Elgin’s distinction between actual experiments and fictional constructions gives priority to instantiation over exemplification. Nora’s life is fictional, and is therefore only metaphorically constrained. Light within the Michelson interferometer, by contrast, really does travel at constant velocities in orthogonal directions. The constancy of light’s velocity is already ‘there’ in the world, awaiting only the articulation of concepts that allow us to recognize it. Unexemplified and therefore unconceptualized features of the world would then be like the statue of Hermes that Aristotle thought exists potentially within a block of wood. Their emergence awaits only the sculptor’s (or scientist’s) trimming away of extraneous surroundings.

In retrospect, with a concept clearly in our grasp (or better, with us already in the grip of that concept), the presumption that it applies to already-extant features of the world is unassailable. Of course there were mitochondria, spiral galaxies, polypeptide chains and tectonic plates before anyone discerned them, or even conceived their possibility. Yet this retrospective standpoint, in which the concepts are already articulated and the only question is where they apply, crucially mislocates important aspects of scientific research. In Kantian terms, researchers initially seek reflective rather than determinative judgments. Scientific research must articulate concepts with which the world can be perspicuously described and understood, rather than simply apply those already available. To be sure, conceptual articulation does not begin de novo. Yet in science, one typically recognizes such prior articulation as tentative and open-textured, at least in those respects that the research aims to explore.

When a domain of research has not yet been conceptually articulated, the systematic character of experimental operations becomes especially important. Domain-constitutive systems must have sufficient self-enclosure and internal complexity to allow relevant features to stand out through their mutual interrelations. That scientific experimentation typically needs an interconnected experimental system is now widely recognized in the literature. Yet the importance of experimental systematicity is still commonly linked to questions of justification. Thus, Ludwik Fleck (1979) long ago claimed that, “To establish proof, an entire system of experiments and controls is needed, set up according to an assumption or style and performed by an expert” (Fleck 1970, 96, my emphasis). Epistemic justification was likewise the issue for Hacking’s (1992) discussion of the “self-vindication” of the laboratory sciences. Their self-vindicating stability, he argued, is achieved in part by the mutually self-referential adjustment of theories and data.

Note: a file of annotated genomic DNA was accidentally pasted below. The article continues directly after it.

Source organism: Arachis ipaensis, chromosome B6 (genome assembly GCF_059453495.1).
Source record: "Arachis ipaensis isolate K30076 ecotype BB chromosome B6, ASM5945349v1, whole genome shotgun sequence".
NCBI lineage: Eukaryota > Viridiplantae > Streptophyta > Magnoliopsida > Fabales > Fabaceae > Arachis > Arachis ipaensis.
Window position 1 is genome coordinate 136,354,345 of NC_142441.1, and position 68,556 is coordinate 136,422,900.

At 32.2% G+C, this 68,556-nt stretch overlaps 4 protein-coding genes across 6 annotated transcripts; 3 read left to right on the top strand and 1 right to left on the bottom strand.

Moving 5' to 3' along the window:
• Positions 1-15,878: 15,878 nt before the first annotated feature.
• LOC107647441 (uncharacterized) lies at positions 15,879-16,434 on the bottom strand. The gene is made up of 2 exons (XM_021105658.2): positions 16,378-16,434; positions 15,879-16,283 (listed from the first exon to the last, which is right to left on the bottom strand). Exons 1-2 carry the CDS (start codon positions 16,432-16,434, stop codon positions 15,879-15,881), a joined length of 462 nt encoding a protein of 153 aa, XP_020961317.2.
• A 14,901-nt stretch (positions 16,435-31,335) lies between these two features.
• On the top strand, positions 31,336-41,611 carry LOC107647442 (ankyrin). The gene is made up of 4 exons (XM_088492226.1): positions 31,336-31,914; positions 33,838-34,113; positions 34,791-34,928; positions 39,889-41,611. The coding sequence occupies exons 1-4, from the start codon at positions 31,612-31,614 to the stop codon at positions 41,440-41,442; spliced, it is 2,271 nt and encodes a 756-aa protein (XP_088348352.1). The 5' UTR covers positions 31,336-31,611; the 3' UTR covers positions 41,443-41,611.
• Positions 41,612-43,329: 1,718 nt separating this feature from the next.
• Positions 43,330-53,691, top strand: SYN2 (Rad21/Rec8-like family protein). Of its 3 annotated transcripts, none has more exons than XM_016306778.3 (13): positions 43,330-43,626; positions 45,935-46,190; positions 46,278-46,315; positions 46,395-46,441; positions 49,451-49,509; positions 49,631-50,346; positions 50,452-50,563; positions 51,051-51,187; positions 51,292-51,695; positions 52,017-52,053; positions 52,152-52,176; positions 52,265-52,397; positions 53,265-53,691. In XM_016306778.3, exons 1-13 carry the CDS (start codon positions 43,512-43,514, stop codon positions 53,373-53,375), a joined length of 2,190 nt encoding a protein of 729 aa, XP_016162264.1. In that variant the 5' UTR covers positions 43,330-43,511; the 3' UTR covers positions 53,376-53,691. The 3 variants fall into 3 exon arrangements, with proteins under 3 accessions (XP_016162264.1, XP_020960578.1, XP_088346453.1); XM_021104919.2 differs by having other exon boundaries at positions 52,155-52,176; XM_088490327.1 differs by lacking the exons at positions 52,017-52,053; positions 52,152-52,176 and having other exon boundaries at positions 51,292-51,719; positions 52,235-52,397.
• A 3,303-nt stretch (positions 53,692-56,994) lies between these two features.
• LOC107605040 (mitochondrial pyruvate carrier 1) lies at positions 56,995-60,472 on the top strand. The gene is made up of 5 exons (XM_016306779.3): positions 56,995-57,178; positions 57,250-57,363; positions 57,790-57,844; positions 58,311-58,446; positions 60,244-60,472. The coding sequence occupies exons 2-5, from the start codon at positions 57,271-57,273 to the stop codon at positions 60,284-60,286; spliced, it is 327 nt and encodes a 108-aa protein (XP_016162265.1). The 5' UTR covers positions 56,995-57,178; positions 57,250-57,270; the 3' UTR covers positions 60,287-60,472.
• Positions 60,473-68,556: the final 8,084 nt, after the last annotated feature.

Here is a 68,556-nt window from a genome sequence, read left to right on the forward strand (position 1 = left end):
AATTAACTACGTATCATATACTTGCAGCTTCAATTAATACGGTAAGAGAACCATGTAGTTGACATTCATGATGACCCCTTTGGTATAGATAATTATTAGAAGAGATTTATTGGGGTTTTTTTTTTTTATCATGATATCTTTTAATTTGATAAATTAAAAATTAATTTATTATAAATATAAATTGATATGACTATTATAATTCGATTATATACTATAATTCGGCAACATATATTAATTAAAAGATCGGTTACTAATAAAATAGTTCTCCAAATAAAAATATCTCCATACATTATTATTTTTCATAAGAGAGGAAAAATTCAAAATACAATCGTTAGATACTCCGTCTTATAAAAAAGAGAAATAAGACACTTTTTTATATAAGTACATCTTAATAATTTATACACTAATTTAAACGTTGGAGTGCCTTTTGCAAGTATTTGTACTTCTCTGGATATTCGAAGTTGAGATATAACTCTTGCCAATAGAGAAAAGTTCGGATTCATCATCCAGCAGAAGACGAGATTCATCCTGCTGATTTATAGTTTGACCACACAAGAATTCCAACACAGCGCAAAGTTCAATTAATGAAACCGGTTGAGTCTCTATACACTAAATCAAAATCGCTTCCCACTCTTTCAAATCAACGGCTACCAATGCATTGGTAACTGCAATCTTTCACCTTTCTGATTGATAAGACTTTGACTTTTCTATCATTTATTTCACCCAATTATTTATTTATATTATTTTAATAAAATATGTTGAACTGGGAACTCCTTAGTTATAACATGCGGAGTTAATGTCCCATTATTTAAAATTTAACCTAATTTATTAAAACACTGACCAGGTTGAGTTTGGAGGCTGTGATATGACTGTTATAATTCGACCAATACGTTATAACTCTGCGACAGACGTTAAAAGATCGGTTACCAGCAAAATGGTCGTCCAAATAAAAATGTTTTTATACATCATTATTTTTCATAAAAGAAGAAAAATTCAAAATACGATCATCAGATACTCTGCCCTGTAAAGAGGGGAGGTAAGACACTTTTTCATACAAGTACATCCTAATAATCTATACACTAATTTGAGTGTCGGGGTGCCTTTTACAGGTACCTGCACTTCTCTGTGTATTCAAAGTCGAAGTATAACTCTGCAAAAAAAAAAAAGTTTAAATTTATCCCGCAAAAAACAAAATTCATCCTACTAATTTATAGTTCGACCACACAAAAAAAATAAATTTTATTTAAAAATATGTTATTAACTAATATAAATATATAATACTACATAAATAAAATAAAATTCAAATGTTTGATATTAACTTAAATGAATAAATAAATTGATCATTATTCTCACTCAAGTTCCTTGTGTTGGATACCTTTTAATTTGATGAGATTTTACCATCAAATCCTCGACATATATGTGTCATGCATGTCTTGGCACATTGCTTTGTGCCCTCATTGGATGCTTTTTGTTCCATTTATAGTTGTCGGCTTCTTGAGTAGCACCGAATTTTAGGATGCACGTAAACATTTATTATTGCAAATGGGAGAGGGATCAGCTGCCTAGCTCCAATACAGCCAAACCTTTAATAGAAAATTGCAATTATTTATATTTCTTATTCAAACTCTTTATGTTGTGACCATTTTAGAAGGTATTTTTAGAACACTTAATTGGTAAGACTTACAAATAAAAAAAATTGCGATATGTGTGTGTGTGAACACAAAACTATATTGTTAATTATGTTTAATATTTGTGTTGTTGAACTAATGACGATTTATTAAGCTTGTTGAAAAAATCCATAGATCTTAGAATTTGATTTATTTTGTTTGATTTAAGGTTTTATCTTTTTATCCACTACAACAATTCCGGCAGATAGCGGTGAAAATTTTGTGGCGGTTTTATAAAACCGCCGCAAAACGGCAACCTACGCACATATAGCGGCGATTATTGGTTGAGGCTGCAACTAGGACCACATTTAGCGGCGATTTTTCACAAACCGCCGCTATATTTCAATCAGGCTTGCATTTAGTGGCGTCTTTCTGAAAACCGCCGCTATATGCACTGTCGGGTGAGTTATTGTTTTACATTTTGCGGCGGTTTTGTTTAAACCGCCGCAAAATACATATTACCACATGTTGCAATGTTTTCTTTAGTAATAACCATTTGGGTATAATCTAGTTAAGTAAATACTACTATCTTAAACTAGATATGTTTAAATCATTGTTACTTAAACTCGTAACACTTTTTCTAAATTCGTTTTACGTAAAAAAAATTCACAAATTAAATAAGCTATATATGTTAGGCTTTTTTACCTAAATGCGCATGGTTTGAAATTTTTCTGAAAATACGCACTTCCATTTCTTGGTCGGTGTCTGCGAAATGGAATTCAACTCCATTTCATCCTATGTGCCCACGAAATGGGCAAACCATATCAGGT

I am making a different claim: typically, new domains are opened to contentful conceptual articulation at all by creating systematically intraconnected “microworlds”. “Genes,” for example, changed from merely hypothetical posits to the locus of a whole field of inquiry (“genetics”) by the Morgan group’s correlations of cross-over frequencies of mutant traits with visible transformations in chromosomal cytology, in flies cross-bred to a standardized breeding population. As a different example, Ursula Klein showed that carbon chemistry likewise became a domain of inquiry, distinct from the merely descriptive study of various organically-derived materials, through the systematic, conceptually articulated tracking of ethers and other derivatives of alcohol (Klein 2003). Leyden jars and voltaic cells played similar roles for electricity. What is needed to open a novel research domain is typically the display of an intraconnected field of reliable differential effects: not merely creating phenomena, but creating an experimental practice.

This constitution of a scientific domain accounts for the conceptual character of the distinctions that function within the associated scientific field. Consider what it means to say that the Drosophila system developed initially in Morgan’s laboratory at Columbia was about genetics. We need to be careful here, for we cannot presume the identity and integrity of genetics as a domain. The word ‘gene’ predates Morgan’s work by several years, and the notion of a particulate, germ-line “unit” of heredity emerged earlier from the work of Mendel, Darwin, Weismann, Bateson and others. Yet the conception of genes as the principal objects of study within the domain of genetics marks something novel. Prior conceptions of heredity did not and could not distinguish genes from the larger processes of organismic development in which they functioned. What the Drosophila system initially displayed, then, was a field of distinctively genetic phenomena. The differential development of organisms became part of the experimental apparatus that articulated genes, by connecting relative chromosomal locations, characteristic patterns of meiotic crossover, and phenotypic outcomes.

What the Drosophila system thus did was to allow a much more extensive inferential articulation of the concept of a gene. Concepts are marked by their availability for use in contentful judgments, whose content is expressed inferentially. For example, a central achievement of Drosophila genetics was the identification of phenotypic traits with chromosomally-located “genes.” Such judgments cannot simply correlate an attributed trait to what happens at a chromosomal location, because of their inferential interconnectedness. Consider the judgment in classical Drosophila genetics that the Sepia gene is not on chromosome 4. This judgment does not simply withhold assent to a specific claim; it has the further content that either the Sepia gene has some other chromosomal locus, or that Sepia mutants vary in more (or less) than one “gene”. Such judgments, that is, indicate a more-or-less definite space of alternatives. Yet part of the content of the “simpler” claim that Sepia is on chromosome 3 is the consequence that it is not on chromosome 4. Any single judgment in this domain presupposes the intelligibility of an entire conceptual space of interconnected traits, loci, and genes (including the boundaries that delimit that space).